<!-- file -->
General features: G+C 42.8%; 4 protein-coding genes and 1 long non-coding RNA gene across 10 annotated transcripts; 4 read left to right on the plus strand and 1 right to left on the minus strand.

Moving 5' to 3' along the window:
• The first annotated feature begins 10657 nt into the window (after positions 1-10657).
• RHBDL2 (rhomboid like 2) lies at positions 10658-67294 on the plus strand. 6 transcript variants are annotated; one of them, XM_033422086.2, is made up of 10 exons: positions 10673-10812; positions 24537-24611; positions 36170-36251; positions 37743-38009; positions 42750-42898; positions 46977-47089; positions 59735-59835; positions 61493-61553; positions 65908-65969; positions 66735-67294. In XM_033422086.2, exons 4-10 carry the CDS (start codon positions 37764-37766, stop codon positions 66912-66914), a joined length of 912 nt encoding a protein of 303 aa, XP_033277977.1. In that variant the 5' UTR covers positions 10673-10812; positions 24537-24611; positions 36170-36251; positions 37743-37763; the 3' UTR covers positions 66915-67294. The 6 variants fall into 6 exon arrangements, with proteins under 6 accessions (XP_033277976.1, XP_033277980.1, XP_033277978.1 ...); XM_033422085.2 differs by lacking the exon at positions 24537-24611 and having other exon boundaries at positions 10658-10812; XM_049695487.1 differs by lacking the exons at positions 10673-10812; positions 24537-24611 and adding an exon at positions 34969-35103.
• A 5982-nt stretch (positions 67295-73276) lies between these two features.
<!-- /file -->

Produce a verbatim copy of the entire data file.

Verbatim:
General features: G+C 42.8%; 4 protein-coding genes and 1 long non-coding RNA gene across 10 annotated transcripts; 4 read left to right on the plus strand and 1 right to left on the minus strand.

Moving 5' to 3' along the window:
• The first annotated feature begins 10657 nt into the window (after positions 1-10657).
• RHBDL2 (rhomboid like 2) lies at positions 10658-67294 on the plus strand. 6 transcript variants are annotated; one of them, XM_033422086.2, is made up of 10 exons: positions 10673-10812; positions 24537-24611; positions 36170-36251; positions 37743-38009; positions 42750-42898; positions 46977-47089; positions 59735-59835; positions 61493-61553; positions 65908-65969; positions 66735-67294. In XM_033422086.2, exons 4-10 carry the CDS (start codon positions 37764-37766, stop codon positions 66912-66914), a joined length of 912 nt encoding a protein of 303 aa, XP_033277977.1. In that variant the 5' UTR covers positions 10673-10812; positions 24537-24611; positions 36170-36251; positions 37743-37763; the 3' UTR covers positions 66915-67294. The 6 variants fall into 6 exon arrangements, with proteins under 6 accessions (XP_033277976.1, XP_033277980.1, XP_033277978.1 ...); XM_033422085.2 differs by lacking the exon at positions 24537-24611 and having other exon boundaries at positions 10658-10812; XM_049695487.1 differs by lacking the exons at positions 10673-10812; positions 24537-24611 and adding an exon at positions 34969-35103.
• A 5982-nt stretch (positions 67295-73276) lies between these two features.